Canny invoker Ross Douthat cannily invokes Pat Buchanan in his New York Times column from Monday, in which he suggests that Harvard and other Ivy League institutions discriminate against working class, rural and conservative whites. This position is, of course, extremely popular with white racists, which is why Douthat chooses to open his column with something Buchanan did in 2000. When the former Nixon speechwriter spoke at Harvard in March of that year, he was greeted with jeers, accusations of bigotry, and pretty much every other expression of anger you can carry off in a pink polo shirt. Buchanan’s claim that contemporary America persecutes white Christians is laughable, but Douthat observes that it’s the same note currently sounded by Glenn Beck, Rush Limbaugh, and other vital elements of contemporary conservatism. One of those elements turns out to be Douthat himself, who gives us this third paragraph:
To liberals, these grievances seem at once noxious and ridiculous. (Is there any group with less to complain about, they often wonder, than white Christian Americans?) But to understand the country’s present polarization, it’s worth recognizing what Pat Buchanan got right.
And thus does an old myth smear itself with lipstick before trying on its new dress.
Douthat cites a study by two Princeton sociologists of admissions practices at “eight highly selective colleges and universities”—presumably the Ivies minus Brown and Penn, plus Duke and Stanford—* that found that white and Asian students needed higher grades and test scores than their black and hispanic counterparts to get in. That’s not surprising or even particularly unjust, given the Ivies’ financial incentive to diversify their student bodies and their long histories as bastions of white privilege, respectively. “What was striking,” about the study, Douthat writes, “was which whites were most disadvantaged by the process: the downscale, the rural and the working-class.”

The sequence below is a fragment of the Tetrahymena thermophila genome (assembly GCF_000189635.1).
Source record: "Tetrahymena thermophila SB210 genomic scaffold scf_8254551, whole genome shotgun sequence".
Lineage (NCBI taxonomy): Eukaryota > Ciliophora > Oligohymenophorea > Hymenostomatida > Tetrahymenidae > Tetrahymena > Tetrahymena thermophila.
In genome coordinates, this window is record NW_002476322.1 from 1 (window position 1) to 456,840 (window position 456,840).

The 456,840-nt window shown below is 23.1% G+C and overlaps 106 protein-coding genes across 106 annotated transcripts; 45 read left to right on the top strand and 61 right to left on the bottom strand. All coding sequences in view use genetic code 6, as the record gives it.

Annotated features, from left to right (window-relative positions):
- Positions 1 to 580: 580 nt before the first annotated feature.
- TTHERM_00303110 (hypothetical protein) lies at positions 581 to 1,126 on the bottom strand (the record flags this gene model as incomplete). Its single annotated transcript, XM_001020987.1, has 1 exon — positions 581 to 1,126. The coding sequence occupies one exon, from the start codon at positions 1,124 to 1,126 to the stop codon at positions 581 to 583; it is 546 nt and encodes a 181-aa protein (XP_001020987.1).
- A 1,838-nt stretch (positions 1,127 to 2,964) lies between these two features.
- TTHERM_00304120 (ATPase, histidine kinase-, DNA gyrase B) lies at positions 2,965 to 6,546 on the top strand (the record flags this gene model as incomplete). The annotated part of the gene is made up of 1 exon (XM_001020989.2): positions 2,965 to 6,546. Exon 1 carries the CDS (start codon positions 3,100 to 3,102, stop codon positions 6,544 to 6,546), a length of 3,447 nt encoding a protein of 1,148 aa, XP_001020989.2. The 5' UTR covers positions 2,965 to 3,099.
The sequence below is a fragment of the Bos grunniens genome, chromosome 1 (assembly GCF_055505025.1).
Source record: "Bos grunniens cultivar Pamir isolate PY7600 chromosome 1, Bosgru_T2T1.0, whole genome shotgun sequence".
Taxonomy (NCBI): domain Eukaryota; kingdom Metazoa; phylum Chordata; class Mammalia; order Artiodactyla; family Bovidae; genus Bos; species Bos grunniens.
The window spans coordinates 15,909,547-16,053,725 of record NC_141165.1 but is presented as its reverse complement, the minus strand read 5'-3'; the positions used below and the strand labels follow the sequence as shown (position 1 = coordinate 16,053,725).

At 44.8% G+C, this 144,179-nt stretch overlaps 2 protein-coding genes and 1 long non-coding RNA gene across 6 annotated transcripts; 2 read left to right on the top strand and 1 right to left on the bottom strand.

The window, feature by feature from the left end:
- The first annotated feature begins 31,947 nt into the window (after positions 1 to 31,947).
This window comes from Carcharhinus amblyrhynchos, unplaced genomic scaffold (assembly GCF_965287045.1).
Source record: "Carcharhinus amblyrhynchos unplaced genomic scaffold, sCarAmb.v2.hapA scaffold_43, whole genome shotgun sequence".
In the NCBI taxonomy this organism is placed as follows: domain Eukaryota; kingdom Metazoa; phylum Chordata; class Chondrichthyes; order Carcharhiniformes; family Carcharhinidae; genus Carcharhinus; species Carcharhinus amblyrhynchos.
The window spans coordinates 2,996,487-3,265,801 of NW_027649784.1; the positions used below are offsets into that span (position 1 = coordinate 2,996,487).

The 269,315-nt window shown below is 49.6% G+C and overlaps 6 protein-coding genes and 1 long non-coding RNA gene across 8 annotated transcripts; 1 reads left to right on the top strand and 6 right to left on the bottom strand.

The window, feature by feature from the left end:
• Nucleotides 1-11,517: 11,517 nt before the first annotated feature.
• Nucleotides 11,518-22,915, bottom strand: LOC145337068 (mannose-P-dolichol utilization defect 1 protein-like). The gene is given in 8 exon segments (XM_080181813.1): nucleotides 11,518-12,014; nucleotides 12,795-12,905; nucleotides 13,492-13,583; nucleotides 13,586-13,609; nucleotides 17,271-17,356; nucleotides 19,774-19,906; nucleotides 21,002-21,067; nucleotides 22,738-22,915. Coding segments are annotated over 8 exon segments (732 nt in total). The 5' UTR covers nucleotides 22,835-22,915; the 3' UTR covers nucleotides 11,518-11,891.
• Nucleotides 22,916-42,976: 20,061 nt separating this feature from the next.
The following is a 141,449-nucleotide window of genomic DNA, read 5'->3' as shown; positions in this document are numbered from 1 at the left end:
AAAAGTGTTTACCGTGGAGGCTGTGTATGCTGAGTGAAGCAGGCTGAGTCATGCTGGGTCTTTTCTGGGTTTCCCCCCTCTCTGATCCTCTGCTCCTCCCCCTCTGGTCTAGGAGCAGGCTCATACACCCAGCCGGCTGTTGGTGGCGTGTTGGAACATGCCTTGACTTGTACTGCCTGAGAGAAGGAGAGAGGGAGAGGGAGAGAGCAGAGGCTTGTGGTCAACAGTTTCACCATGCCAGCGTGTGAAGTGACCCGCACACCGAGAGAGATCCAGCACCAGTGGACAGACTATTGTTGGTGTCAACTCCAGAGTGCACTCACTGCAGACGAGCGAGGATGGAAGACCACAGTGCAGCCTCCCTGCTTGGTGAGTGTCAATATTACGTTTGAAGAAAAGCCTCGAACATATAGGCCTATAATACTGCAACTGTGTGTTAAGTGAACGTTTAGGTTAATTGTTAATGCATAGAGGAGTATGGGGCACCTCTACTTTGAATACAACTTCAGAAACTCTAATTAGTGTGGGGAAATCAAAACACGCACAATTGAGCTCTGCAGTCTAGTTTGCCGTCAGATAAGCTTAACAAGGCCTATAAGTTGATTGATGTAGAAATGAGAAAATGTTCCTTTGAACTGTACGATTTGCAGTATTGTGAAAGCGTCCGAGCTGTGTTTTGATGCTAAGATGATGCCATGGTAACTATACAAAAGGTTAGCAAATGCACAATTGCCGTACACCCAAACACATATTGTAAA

According to the study, white applicants from lower socioeconomic backgrounds were less likely to be admitted than their wealthier white counterparts, whereas the opposite principle held true within the black and hispanic application cadres. Moreover, the study found that activities like ROTC, Future Farmers of America, and 4-H actually hurt an applicant’s chances of admission rather than helping. “Consciously or unconsciously,” Douthat writes, “the gatekeepers of elite education seem to incline against candidates who seem too stereotypically rural or right-wing or ‘Red America.'”
It’s a killer theory, in that it combines two classic anxieties of conservative America—liberal elites are conspiring against conservative commoners, and affirmative action has made whites into a second class. Unfortunately, it’s utter bunk. There’s a clear reason why an upper-class background is an advantage for whites and not for minorities: money.